If you’ve been an SWLing Post reader for long, you probably know that I’m the founder and director of Ears To Our World (ETOW), a charity built on the belief that access to information is access to education. And that access is achieved, of course, via radio: self-powered radios distributed to schools and communities in remote, impoverished regions throughout the world. ETOW is my passion; we see tangible results come from this practical, simple mission.
Even if you’re familiar with ETOW, most likely you’ve never heard of the HumanaLight because it’s a new product, and we haven’t been selling it for long. If you’re interested, click here to find out…
What is the HumanaLight?
At ETOW, we receive feedback from the teachers, children, and communities where we regularly work; through them, we’ve learned how important the little LED lamp on our self-powered radios is, especially in communities that live largely or entirely off-grid. At the same time, because there is often a glut of used-up batteries (and other trash) in the communities we serve, I wanted to find a way to recycle this waste product.
I realized this might be a good opportunity for an innovative LED flashlight that would offer longevity, shining longer than flashlights that can be purchased locally. Inspired by the Joule Thief, a simple flashlight circuit that cleverly allows light to be produced from a depleted or “dead” AA battery, I wondered if the design could be made even more efficient, and even easier to build…perhaps easy enough for a school-age child to build?
I contacted ETOW volunteer engineer, Gregory Majewski, who immediately set to work on the HumanaLight project. His goal: to make a bright, highly-efficient LED flashlight that could be easily built from common, inexpensive electrical parts, and powered by either new (or used) batteries. And what did this talented engineer deliver? The HumanaLight.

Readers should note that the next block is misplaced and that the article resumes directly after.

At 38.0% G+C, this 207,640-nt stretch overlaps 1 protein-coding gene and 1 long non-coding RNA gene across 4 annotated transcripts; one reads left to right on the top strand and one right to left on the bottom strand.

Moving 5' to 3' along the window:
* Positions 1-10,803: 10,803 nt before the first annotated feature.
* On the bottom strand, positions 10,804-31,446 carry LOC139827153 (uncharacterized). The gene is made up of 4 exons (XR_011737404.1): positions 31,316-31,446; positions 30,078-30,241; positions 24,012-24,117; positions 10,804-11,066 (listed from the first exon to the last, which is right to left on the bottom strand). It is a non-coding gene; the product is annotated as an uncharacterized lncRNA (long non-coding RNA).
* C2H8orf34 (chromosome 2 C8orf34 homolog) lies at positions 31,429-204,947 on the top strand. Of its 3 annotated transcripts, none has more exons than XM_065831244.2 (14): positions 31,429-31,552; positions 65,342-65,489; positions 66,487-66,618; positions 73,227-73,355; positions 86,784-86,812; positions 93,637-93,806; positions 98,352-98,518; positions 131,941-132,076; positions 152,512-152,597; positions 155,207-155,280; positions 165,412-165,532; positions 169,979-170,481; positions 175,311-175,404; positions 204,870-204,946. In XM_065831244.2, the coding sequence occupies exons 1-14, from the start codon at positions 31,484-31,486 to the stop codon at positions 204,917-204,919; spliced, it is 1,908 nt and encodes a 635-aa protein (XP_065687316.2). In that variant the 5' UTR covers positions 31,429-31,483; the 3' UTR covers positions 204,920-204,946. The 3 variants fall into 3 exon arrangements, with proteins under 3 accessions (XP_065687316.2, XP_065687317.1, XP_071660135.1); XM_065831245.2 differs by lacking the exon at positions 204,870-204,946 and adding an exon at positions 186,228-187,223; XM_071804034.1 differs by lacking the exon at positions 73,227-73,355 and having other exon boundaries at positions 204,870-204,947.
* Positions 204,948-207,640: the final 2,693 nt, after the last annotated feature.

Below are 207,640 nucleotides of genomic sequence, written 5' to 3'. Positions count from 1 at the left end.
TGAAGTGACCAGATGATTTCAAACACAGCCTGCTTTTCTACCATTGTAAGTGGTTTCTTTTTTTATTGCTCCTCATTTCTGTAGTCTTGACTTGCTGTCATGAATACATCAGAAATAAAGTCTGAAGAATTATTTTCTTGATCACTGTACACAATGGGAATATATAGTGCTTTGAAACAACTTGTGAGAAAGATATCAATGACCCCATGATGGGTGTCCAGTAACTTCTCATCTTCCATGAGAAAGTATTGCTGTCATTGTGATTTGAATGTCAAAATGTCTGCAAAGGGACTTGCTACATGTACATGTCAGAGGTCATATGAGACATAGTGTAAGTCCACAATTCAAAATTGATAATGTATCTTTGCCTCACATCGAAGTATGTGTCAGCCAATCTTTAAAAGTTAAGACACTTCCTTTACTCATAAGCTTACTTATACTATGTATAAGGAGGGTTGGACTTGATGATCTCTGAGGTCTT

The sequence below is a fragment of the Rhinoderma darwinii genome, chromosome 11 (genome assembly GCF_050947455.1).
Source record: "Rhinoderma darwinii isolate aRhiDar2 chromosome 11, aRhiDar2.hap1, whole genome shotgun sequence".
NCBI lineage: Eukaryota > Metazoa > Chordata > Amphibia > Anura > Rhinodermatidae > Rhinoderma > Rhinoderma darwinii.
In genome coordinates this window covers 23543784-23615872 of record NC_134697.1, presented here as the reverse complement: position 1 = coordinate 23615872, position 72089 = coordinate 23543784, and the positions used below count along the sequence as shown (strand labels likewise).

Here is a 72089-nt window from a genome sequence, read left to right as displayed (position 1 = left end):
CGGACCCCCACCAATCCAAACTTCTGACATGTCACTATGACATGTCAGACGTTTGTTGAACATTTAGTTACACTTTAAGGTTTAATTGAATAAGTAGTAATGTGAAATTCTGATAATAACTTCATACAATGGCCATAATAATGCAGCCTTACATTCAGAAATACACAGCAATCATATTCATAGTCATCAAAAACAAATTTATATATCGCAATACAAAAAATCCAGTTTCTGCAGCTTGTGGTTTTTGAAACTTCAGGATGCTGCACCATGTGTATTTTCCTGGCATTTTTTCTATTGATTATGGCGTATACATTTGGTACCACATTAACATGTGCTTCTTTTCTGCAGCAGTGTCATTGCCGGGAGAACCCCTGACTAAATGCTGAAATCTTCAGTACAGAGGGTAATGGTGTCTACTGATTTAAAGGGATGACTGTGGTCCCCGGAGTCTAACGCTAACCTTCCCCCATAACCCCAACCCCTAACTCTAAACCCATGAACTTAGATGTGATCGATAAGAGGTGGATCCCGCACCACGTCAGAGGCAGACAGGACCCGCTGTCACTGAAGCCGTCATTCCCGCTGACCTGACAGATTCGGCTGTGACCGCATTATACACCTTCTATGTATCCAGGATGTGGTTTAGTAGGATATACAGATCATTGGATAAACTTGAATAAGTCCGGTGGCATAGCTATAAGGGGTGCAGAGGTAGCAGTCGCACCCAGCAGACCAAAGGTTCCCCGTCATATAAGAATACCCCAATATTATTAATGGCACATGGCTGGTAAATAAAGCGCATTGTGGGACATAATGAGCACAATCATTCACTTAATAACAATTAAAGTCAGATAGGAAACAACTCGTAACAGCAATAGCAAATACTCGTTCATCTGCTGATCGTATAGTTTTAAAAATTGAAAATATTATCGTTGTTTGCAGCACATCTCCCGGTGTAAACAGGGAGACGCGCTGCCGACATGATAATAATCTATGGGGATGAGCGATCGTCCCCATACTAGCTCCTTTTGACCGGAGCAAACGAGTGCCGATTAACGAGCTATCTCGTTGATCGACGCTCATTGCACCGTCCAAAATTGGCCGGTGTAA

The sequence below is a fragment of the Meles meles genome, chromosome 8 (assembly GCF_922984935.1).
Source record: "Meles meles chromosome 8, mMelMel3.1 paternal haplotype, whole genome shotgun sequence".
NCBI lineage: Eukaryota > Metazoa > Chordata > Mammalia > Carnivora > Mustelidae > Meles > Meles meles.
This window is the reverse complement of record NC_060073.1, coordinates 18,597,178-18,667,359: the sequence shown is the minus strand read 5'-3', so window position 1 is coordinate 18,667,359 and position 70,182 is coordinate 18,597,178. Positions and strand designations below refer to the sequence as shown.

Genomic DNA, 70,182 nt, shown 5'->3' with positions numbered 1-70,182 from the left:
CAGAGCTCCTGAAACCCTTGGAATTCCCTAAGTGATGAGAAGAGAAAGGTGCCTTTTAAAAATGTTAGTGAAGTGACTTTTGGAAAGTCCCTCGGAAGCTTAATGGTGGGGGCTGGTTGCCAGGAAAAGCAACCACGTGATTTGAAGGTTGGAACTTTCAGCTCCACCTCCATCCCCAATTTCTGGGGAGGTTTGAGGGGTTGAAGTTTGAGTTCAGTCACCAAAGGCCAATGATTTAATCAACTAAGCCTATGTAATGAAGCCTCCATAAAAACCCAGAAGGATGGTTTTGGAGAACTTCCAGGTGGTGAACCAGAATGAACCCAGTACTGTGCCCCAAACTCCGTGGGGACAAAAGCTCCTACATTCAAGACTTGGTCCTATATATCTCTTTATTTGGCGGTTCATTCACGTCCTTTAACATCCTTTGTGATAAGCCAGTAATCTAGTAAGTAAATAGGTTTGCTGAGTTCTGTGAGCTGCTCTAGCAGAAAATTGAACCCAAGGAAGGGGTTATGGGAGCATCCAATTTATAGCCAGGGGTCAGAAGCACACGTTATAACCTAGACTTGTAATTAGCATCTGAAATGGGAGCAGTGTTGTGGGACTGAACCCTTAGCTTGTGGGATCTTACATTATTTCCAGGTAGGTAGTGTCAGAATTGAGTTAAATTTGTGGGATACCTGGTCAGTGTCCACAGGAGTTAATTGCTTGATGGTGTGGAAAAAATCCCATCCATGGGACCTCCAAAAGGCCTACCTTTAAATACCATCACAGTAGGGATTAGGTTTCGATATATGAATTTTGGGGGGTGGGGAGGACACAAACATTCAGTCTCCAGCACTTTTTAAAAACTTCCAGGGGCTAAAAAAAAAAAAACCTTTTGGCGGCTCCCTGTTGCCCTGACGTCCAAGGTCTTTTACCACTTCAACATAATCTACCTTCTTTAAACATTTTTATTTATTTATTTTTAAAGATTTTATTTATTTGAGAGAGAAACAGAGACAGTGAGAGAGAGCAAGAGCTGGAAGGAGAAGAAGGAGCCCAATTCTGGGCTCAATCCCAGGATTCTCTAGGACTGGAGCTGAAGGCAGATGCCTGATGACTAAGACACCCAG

Greg’s HumanaLight design was astonishing: it produced light–continuously, meaning, without being turned off at all–for two full weeks on a depleted cell. A fresh battery yielded four full weeks of usable light. The original HumanaLight prototype (affectionately known as the “TrashLight”) could be built on most anything, including scraps of wood or plastic. This design, now used in the field, requires no soldering whatsoever and can be built almost entirely from recycled components. Moreover, it can be sold, and the profits reinvested in local schools, health clinics, and other crucial services.
In 2011, I presented this light at the IEEE’s inaugural Global Humanitarian Technology conference, where it generated much interest.
The HumanaLight Kit
This year, with the assistance of another volunteer engineer, David Cripe (NM0S), we set about the creation of a simple HumanaLight kit that we can offer for sale here in North America, in order to apply the proceeds to ETOW’s mission. School children, makers, experimenters, and hobbyists of all stripes will all find this a fun kit to assemble–and a useful light in times of emergencies.
Ears To Our World, and those we serve, are very much in debt to our volunteer engineers who made this possible. Many, many thanks to Gregorgy Majewski for developing and designing the original HumanaLight circuit; he put many hours into testing this amazingly efficient circuit and bringing it to fruition. We also heartily thank David Cripe (NM0S) for designing the HumanaLight circuit board and kit. And David’s design makes this kit affordable and functional, too, in support of the light’s original purpose.
If you would like to purchase a HumanaLight kit–and support Ears To Our World–please purchase at Universal Radio. Thanks!